Pakistan has picked arrangers for a potential $2bn debt sale planned for later this year, according to two people familiar with the deal, in a bid to bolster falling reserves as the economy faces increased signs of stress ahead of elections next year.
South Asia’s second-largest economy is planning to offer Shariah-complaint and conventional bonds depending on market conditions, the people said, asking not to be identified because the information is private.
The sale would come as Pakistan’s finances are starting to show strain. The nation’s foreign-exchange reserves have fallen 15% to $19.8b this year as its traditional exports, such as textiles, dwindle and imports rise. The World Bank estimates that $17b of external financing is needed in the next financial year for Pakistan to bridge its rising debt payments and current account deficit, the lender said last month.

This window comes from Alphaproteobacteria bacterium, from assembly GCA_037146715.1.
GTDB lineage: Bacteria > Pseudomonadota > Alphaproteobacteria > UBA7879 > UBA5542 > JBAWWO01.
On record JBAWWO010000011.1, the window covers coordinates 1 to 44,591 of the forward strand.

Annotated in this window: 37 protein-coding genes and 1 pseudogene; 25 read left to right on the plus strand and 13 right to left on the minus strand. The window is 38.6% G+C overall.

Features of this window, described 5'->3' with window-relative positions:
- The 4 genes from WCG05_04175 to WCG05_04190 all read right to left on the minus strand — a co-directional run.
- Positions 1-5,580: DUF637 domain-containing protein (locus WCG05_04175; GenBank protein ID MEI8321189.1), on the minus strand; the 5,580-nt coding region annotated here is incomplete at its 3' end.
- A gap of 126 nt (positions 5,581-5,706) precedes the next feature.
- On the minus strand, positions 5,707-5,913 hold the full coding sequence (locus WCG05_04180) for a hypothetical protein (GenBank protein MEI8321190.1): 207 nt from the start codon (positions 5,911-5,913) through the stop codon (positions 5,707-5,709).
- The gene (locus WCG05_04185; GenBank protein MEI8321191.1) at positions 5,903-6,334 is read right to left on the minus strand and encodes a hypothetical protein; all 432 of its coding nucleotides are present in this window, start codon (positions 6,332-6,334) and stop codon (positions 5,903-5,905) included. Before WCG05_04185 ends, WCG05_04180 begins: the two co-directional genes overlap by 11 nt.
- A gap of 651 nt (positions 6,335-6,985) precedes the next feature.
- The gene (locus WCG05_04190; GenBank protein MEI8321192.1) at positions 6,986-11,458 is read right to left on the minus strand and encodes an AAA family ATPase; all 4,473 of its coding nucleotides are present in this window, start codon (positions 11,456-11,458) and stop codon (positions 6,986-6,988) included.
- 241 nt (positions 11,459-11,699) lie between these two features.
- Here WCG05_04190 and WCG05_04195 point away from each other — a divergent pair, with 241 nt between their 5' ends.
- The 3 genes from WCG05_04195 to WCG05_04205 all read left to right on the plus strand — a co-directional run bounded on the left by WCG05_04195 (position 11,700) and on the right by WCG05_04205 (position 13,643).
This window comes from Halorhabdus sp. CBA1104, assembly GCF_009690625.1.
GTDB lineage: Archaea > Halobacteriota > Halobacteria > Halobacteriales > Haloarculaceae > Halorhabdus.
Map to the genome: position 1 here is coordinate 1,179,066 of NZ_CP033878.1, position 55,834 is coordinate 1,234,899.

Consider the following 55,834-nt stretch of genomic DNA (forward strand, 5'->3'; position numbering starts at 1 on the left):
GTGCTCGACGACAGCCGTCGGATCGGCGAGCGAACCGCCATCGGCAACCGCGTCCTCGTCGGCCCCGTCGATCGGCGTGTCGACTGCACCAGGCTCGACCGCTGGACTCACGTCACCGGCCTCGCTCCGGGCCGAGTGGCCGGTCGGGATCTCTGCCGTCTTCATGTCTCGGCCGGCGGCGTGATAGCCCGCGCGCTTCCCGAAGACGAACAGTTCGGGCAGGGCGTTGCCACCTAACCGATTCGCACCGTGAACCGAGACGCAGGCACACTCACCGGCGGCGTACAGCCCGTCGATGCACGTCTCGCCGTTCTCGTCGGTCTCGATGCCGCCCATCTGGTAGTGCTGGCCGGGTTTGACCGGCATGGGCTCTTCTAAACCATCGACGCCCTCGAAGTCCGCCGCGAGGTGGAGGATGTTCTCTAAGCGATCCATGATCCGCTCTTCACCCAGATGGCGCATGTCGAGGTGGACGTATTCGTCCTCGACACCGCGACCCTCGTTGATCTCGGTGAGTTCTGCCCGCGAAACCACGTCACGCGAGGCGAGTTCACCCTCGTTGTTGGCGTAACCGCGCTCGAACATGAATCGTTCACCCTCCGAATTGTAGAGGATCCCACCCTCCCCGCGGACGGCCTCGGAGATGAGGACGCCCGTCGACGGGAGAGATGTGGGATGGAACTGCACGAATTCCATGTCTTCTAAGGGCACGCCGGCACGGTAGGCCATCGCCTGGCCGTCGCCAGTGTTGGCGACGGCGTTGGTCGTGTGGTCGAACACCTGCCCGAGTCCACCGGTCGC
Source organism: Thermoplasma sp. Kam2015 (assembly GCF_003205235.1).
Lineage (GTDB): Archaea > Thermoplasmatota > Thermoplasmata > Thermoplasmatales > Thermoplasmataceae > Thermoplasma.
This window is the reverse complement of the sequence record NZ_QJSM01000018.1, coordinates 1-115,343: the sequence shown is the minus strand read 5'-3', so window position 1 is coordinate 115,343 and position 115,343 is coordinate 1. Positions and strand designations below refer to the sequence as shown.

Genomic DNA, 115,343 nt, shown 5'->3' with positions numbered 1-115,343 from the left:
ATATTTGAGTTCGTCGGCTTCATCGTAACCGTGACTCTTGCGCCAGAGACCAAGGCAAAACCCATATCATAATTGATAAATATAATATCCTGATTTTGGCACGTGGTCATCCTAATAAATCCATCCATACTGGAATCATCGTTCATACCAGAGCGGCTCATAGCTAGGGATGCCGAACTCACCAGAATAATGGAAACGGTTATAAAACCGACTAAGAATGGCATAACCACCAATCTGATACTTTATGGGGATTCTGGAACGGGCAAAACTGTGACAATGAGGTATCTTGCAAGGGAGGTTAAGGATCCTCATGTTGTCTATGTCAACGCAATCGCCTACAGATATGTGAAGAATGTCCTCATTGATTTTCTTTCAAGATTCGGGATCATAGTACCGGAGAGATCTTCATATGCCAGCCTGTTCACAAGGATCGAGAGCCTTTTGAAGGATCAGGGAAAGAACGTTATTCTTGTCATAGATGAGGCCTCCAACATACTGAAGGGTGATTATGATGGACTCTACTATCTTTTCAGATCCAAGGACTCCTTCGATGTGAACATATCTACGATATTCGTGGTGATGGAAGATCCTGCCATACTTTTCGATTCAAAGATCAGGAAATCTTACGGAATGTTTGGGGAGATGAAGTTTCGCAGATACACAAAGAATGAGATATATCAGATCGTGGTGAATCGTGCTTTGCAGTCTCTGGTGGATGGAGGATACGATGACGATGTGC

Pakistan is planning to raise $1b from a Sukuk offering, and has mandated Citigroup, Standard Chartered, Deutsche Bank, Dubai Islamic Bank and Noor Bank to manage the sale and has picked Citigroup, Standard Chartered, Deutsche Bank and Industrial & Commercial Bank of China for a potential conventional bond offering of an equal amount, the people said.
The country’s finance secretary, Shahid Mahmood, said in August that an assessment was being made to issue either sukuk or bond of about $1bn by the second quarter of this fiscal year starting in June. That comes as Pakistan’s current account deficit is expected to widen to 5.7% of gross domestic product, from a deficit of 4.4% in 2016, according to the International Monetary Fund.—Gulf Times